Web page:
After I graduated from high school, I was making good money painting houses, my girlfriend was cool with a rockin' little bod, and I partied almost every night. But after a year or so, I started to wonder: "If someone wrote a book about my life, would anyone want to read it?"

I wanted discipline and training, but I didn't want to give up my hard-rockin' lifestyle. Where, I wondered, could that elusive combination of rigid authoritarian structure and unbridled monster power chords be found? Then I saw a commercial for the U.S. Navy. That's when I knew what to do with my life.

And guess what? The U.S. Navy fucking kicks ass, dude. From the time we're awoken at 06:00 by System Of A Down or Disturbed till we drift off to sleep to an instrumental guitar version of "Taps" performed by Zakk Wylde, it's a nonstop rock block.

How do I even begin to describe the constant barrage of adrenaline-fueled, over-the-top kick-assitude that is the U.S. Navy? Every day is like a rapid-fire montage sequence of high-tech action and thrill-ride imagery that makes your fuckin' head spin.

One minute, I'm crouched on the deck of an aircraft carrier barking something into a helmet-mounted headset that you can't even friggin' hear because the music's so loud. Next, I'm dashing through the Mojave under the weight of a large pack and jumping out of a helicopter into the ocean wearing some kind of James Bond one-man submersible scuba suit. If I'm not roarin' down the high seas with the wind in my hair and 800 pounds of rad-ass Batman shit strapped to my uniform, I'm standing at perfect attention in my dress whites, fucking whippin' a sword around like I'm a goddamn samurai master.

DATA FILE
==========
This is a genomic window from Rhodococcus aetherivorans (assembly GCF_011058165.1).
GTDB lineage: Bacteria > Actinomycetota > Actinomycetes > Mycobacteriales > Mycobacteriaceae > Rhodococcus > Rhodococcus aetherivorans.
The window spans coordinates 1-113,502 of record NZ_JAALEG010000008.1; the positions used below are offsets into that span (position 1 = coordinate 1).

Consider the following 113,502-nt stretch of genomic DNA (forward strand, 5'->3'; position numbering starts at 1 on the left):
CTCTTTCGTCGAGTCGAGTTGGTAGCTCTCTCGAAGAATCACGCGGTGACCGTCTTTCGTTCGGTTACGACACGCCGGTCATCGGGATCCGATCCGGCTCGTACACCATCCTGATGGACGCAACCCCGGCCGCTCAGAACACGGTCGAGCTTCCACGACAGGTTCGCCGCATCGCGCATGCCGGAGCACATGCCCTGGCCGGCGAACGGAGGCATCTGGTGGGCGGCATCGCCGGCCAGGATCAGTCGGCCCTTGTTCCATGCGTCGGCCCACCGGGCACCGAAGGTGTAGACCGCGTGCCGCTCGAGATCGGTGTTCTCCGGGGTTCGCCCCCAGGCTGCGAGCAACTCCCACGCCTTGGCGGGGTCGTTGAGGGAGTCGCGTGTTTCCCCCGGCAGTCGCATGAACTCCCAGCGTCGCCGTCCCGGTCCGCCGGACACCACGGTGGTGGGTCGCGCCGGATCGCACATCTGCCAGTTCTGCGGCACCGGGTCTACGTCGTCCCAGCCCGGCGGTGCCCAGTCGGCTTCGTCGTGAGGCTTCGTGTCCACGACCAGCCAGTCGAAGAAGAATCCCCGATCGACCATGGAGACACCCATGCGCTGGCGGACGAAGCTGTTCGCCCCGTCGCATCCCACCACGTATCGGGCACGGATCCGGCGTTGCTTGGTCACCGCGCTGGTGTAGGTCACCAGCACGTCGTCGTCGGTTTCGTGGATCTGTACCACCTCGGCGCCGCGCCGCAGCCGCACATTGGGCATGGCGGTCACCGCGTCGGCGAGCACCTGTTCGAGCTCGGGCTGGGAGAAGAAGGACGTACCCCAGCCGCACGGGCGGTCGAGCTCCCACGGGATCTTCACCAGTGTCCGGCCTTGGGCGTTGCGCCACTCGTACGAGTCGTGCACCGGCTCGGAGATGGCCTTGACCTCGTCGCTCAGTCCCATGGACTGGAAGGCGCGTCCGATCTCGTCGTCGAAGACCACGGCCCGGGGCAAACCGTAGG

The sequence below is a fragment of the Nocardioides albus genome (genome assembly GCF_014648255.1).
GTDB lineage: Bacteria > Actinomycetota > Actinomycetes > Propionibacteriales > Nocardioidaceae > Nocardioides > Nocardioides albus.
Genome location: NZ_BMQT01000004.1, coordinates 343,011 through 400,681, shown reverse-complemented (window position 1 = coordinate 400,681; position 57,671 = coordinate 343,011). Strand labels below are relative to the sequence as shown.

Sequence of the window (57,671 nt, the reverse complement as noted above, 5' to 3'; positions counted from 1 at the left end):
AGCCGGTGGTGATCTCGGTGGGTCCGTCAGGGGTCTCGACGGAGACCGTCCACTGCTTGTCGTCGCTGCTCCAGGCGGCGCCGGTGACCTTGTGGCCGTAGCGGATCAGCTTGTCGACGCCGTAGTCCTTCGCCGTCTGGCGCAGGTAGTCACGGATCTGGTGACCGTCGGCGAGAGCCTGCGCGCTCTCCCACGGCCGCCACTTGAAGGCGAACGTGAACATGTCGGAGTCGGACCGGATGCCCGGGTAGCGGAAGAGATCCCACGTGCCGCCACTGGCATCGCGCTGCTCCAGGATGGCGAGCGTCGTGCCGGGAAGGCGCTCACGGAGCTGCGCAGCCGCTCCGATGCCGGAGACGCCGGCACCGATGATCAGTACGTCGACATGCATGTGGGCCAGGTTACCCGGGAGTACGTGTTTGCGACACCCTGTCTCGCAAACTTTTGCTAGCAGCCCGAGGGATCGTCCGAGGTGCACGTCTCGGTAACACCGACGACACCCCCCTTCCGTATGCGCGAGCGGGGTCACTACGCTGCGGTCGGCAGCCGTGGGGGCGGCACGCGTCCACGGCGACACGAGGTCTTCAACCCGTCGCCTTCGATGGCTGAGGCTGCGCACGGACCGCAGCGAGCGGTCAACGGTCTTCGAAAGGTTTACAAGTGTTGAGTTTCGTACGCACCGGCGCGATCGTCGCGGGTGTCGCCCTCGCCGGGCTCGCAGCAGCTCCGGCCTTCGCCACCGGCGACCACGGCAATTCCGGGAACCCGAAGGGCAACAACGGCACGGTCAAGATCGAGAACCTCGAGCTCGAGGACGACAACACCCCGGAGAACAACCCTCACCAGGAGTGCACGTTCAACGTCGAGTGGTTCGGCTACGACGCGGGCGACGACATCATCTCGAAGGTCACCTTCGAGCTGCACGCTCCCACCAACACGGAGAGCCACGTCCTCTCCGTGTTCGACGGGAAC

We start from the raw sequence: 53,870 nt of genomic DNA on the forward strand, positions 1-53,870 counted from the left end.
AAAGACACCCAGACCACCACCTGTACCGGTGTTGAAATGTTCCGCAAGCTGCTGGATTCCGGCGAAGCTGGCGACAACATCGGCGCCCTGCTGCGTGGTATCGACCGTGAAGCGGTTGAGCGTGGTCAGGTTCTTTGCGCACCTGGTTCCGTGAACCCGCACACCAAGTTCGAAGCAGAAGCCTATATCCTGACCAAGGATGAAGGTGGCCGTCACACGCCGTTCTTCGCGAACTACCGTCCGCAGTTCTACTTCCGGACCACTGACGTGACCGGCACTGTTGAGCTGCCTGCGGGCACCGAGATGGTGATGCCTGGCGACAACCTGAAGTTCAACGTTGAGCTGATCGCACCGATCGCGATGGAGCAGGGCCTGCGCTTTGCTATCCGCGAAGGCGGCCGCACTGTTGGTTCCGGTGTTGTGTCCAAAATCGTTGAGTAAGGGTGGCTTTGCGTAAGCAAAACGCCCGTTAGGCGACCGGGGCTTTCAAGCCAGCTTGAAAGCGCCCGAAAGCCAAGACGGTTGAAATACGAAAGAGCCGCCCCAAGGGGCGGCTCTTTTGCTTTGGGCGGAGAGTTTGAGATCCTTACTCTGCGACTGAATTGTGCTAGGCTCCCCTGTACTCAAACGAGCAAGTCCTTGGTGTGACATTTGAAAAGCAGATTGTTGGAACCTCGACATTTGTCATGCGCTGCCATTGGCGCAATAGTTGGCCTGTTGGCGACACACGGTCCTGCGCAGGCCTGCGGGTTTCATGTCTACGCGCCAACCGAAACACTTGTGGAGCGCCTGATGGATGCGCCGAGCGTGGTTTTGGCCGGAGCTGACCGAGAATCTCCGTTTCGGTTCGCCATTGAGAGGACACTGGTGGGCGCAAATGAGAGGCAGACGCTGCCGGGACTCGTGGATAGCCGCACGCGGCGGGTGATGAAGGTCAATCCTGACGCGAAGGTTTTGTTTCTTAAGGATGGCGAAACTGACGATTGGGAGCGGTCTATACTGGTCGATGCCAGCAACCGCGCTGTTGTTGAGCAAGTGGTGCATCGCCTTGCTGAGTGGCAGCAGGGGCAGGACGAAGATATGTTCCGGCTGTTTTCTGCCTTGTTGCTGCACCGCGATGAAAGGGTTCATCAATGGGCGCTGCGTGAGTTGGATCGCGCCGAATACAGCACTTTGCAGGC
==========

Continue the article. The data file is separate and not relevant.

Even basic training was an edgy, quick-cut mosaic of running and climbing and shooting and learning and Pantera riffs. There was this rad obstacle course we did twice a day carrying sandbags, and when you did it, it was like you could feel yourself morph from an average guy into one of the sword-carrying knights of old. I may not have slain actual dragons, but when I came out, I looked just like Iron Man, and my father was very impressed with the changes that he saw in me.

Serving aboard the U.S.S. Abraham Linkin Park, which is just about the most hardcore carrier in the fleet, I spend the morning working on high-tech projects like blowing up long-range sea targets with giant artillery guns. In the afternoon, it's firing missiles, Tomahawks, and torpedoes into the sea. And my nights? Getting valuable intel off our way-advanced radar screens. That's when I don't dart off in a super-fast motorboat in full frogman gear to train in underwater demolition and special ops, emerging from the water at sunrise.

But there's also these quieter moments that really put things in perspective. Usually, it's when me and my multiethnic buddies are coming back from a long, kick-ass day, and we experience an unspoken moment of camaraderie. The music shifts to a power ballad, and we take a minute before the American flag to gaze in silence at the epic sunset. When I glance at my friends' chiseled faces and see their quiet pride and masculinity, I realize that I made the right choice. Sometimes, we're joined by a flying eagle, but the eagle isn't a pet of ours, it just kind of appears superimposed behind us like 50 feet tall when things get patriotic.

I gotta admit, though, as much as the Navy rocks out with its cocks out, I'm not sure if I'll be making a permanent career out of it. Sometimes, when I'm flying around in my F/A-18 Hornet, I imagine myself morphing out of my action gear into a three-piece suit heading up my own Fortune 500 company which I built on the skills the Navy taught me.

When I get shore leave and go home to visit my family and old friends, they can't hide their pride. As the background music slows to a stately march, my normally hard-as-nails dad salutes me and shakes my hand with tears in his eyes.

I'm sure glad that I didn't join the Marines. All those guys seem to do is climb sheer mountain faces with their bare hands.